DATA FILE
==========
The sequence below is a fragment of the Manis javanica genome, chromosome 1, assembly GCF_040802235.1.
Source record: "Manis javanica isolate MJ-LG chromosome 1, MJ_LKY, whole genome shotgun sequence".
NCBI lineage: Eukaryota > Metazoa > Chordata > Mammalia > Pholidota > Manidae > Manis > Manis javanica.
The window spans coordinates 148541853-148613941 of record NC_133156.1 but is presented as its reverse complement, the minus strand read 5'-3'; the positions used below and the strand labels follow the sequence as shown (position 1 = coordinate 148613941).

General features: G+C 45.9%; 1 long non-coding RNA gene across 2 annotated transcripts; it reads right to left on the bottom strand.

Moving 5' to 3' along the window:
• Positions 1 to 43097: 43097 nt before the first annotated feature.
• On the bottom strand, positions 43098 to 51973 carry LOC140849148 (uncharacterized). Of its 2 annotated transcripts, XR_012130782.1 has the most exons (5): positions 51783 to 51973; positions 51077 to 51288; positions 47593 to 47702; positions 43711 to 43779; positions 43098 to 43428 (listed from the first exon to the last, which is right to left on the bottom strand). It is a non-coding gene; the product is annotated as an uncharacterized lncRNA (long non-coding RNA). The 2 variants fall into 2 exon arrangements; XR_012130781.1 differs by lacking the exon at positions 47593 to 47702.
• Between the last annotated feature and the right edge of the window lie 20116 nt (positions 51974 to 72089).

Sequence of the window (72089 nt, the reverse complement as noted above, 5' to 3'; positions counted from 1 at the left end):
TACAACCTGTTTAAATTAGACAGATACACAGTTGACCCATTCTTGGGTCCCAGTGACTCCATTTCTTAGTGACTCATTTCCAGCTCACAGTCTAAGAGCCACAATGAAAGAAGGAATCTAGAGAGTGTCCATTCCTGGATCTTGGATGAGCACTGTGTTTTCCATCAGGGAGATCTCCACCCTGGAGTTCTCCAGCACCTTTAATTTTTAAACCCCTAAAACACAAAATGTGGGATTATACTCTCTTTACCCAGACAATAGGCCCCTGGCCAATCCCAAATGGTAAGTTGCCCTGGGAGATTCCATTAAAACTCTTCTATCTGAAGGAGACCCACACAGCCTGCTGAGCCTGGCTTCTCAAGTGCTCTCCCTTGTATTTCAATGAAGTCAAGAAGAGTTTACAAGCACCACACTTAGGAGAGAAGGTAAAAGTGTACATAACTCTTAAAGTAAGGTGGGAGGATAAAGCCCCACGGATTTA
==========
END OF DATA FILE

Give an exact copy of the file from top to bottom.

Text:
The sequence below is a fragment of the Manis javanica genome, chromosome 1, assembly GCF_040802235.1.
Source record: "Manis javanica isolate MJ-LG chromosome 1, MJ_LKY, whole genome shotgun sequence".
NCBI lineage: Eukaryota > Metazoa > Chordata > Mammalia > Pholidota > Manidae > Manis > Manis javanica.
The window spans coordinates 148541853-148613941 of record NC_133156.1 but is presented as its reverse complement, the minus strand read 5'-3'; the positions used below and the strand labels follow the sequence as shown (position 1 = coordinate 148613941).

General features: G+C 45.9%; 1 long non-coding RNA gene across 2 annotated transcripts; it reads right to left on the bottom strand.

Moving 5' to 3' along the window:
• Positions 1 to 43097: 43097 nt before the first annotated feature.
• On the bottom strand, positions 43098 to 51973 carry LOC140849148 (uncharacterized). Of its 2 annotated transcripts, XR_012130782.1 has the most exons (5): positions 51783 to 51973; positions 51077 to 51288; positions 47593 to 47702; positions 43711 to 43779; positions 43098 to 43428 (listed from the first exon to the last, which is right to left on the bottom strand). It is a non-coding gene; the product is annotated as an uncharacterized lncRNA (long non-coding RNA). The 2 variants fall into 2 exon arrangements; XR_012130781.1 differs by lacking the exon at positions 47593 to 47702.
• Between the last annotated feature and the right edge of the window lie 20116 nt (positions 51974 to 72089).

Sequence of the window (72089 nt, the reverse complement as noted above, 5' to 3'; positions counted from 1 at the left end):
TACAACCTGTTTAAATTAGACAGATACACAGTTGACCCATTCTTGGGTCCCAGTGACTCCATTTCTTAGTGACTCATTTCCAGCTCACAGTCTAAGAGCCACAATGAAAGAAGGAATCTAGAGAGTGTCCATTCCTGGATCTTGGATGAGCACTGTGTTTTCCATCAGGGAGATCTCCACCCTGGAGTTCTCCAGCACCTTTAATTTTTAAACCCCTAAAACACAAAATGTGGGATTATACTCTCTTTACCCAGACAATAGGCCCCTGGCCAATCCCAAATGGTAAGTTGCCCTGGGAGATTCCATTAAAACTCTTCTATCTGAAGGAGACCCACACAGCCTGCTGAGCCTGGCTTCTCAAGTGCTCTCCCTTGTATTTCAATGAAGTCAAGAAGAGTTTACAAGCACCACACTTAGGAGAGAAGGTAAAAGTGTACATAACTCTTAAAGTAAGGTGGGAGGATAAAGCCCCACGGATTTA